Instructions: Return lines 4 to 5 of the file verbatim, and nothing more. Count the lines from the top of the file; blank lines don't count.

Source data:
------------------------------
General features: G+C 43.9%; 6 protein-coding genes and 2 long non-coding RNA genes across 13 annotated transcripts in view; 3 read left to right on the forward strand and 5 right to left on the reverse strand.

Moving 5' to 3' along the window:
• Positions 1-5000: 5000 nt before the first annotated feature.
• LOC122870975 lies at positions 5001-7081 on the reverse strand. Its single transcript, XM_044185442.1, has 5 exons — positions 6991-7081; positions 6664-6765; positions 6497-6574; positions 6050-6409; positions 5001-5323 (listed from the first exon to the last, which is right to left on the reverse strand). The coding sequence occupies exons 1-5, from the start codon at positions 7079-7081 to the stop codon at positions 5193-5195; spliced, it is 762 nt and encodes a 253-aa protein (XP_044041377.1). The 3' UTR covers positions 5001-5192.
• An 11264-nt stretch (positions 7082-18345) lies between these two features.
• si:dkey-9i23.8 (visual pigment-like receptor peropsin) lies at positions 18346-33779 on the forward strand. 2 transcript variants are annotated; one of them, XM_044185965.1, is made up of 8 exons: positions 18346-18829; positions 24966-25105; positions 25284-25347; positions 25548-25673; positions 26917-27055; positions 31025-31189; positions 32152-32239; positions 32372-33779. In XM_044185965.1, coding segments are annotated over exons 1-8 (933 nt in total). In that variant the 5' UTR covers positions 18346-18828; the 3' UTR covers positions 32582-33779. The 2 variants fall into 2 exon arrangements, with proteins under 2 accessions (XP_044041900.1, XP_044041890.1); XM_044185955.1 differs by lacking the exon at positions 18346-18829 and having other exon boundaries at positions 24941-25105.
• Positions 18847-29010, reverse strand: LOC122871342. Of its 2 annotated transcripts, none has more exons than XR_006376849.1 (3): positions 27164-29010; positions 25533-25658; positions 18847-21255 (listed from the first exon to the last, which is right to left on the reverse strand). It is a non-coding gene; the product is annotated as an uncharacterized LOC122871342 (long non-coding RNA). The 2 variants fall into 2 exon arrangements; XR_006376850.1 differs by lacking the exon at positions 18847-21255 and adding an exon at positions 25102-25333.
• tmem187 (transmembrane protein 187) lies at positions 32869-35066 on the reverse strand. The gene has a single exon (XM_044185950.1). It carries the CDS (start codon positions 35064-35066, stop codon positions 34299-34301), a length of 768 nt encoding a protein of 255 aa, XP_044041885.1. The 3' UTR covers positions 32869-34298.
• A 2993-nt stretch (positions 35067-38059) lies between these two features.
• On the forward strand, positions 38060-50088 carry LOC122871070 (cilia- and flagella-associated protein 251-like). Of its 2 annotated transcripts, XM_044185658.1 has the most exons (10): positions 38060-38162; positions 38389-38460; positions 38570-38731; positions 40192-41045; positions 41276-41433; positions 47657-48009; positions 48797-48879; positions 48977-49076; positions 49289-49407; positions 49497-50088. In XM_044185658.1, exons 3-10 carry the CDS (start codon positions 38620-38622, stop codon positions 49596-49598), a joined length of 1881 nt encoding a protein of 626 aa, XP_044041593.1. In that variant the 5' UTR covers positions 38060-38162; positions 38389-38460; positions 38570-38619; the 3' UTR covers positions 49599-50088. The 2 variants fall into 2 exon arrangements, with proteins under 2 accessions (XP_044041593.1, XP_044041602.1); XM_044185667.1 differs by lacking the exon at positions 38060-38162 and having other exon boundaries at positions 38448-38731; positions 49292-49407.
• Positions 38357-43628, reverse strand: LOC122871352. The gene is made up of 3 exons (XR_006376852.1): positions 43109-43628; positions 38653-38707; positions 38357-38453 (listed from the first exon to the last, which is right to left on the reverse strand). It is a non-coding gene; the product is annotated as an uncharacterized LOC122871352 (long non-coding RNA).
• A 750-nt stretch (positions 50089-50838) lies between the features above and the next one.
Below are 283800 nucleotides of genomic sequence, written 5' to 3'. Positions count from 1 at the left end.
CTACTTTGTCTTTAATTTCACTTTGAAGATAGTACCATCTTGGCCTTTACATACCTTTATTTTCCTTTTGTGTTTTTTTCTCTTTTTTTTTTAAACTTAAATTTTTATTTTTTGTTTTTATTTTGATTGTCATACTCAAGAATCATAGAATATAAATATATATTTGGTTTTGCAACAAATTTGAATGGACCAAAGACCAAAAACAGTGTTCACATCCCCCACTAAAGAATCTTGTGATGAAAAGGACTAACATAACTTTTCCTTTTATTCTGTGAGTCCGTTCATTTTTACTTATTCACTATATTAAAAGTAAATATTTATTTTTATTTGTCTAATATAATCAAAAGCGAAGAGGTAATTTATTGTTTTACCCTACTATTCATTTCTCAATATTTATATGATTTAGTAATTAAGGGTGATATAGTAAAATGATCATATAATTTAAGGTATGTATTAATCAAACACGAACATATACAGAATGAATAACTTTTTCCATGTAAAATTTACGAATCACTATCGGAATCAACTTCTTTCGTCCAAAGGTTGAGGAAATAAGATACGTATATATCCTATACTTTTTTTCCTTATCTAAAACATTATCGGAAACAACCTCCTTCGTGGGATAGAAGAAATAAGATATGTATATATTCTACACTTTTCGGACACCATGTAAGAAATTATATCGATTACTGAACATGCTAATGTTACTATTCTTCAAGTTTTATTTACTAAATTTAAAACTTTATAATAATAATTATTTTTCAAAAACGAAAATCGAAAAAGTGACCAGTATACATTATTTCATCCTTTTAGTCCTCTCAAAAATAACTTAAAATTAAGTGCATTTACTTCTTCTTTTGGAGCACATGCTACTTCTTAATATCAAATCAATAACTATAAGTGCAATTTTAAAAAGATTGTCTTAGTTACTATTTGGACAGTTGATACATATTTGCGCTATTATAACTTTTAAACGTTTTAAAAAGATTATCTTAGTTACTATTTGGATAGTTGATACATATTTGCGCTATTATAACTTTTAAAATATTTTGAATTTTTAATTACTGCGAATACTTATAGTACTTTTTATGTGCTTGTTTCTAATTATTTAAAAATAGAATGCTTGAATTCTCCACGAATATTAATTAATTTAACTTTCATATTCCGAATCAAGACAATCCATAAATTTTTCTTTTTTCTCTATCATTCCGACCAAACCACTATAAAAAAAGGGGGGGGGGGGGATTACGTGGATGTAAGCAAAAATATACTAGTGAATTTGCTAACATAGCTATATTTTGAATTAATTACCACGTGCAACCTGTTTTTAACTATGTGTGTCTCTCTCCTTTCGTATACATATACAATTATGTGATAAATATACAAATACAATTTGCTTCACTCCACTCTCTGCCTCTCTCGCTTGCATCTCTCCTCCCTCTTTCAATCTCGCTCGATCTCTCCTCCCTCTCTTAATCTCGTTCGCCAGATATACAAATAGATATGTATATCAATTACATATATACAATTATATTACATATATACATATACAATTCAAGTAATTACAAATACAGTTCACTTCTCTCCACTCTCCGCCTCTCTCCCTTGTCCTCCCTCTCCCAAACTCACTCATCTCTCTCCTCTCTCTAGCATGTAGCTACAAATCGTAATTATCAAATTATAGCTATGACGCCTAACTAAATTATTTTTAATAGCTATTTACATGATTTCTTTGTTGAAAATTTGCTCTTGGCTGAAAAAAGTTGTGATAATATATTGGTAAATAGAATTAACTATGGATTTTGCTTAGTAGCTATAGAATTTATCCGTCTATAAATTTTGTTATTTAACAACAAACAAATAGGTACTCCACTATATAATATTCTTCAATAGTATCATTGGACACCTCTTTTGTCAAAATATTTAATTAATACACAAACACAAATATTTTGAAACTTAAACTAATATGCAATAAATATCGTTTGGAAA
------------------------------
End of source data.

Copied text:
• LOC122870975 lies at positions 5001-7081 on the reverse strand. Its single transcript, XM_044185442.1, has 5 exons — positions 6991-7081; positions 6664-6765; positions 6497-6574; positions 6050-6409; positions 5001-5323 (listed from the first exon to the last, which is right to left on the reverse strand). The coding sequence occupies exons 1-5, from the start codon at positions 7079-7081 to the stop codon at positions 5193-5195; spliced, it is 762 nt and encodes a 253-aa protein (XP_044041377.1). The 3' UTR covers positions 5001-5192.
• An 11264-nt stretch (positions 7082-18345) lies between these two features.